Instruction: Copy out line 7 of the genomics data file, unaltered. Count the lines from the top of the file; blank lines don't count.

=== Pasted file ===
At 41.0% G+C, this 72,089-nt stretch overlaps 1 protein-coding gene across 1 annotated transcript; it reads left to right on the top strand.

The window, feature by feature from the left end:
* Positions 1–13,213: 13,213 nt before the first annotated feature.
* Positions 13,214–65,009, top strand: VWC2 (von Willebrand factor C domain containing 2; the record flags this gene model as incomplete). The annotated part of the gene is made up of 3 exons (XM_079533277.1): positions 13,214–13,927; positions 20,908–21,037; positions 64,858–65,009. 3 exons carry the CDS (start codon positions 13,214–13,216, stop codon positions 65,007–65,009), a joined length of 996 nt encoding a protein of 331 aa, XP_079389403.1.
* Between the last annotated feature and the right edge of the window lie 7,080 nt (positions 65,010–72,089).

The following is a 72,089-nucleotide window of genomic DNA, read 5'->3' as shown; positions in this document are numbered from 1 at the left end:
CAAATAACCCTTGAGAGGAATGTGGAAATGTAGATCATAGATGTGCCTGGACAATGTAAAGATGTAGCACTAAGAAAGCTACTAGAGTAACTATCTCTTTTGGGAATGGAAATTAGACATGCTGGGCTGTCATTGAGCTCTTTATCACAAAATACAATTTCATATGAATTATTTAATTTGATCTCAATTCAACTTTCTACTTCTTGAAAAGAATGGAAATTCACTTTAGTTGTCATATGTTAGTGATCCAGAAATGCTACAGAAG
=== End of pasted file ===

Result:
CAAATAACCCTTGAGAGGAATGTGGAAATGTAGATCATAGATGTGCCTGGACAATGTAAAGATGTAGCACTAAGAAAGCTACTAGAGTAACTATCTCTTTTGGGAATGGAAATTAGACATGCTGGGCTGTCATTGAGCTCTTTATCACAAAATACAATTTCATATGAATTATTTAATTTGATCTCAATTCAACTTTCTACTTCTTGAAAAGAATGGAAATTCACTTTAGTTGTCATATGTTAGTGATCCAGAAATGCTACAGAAG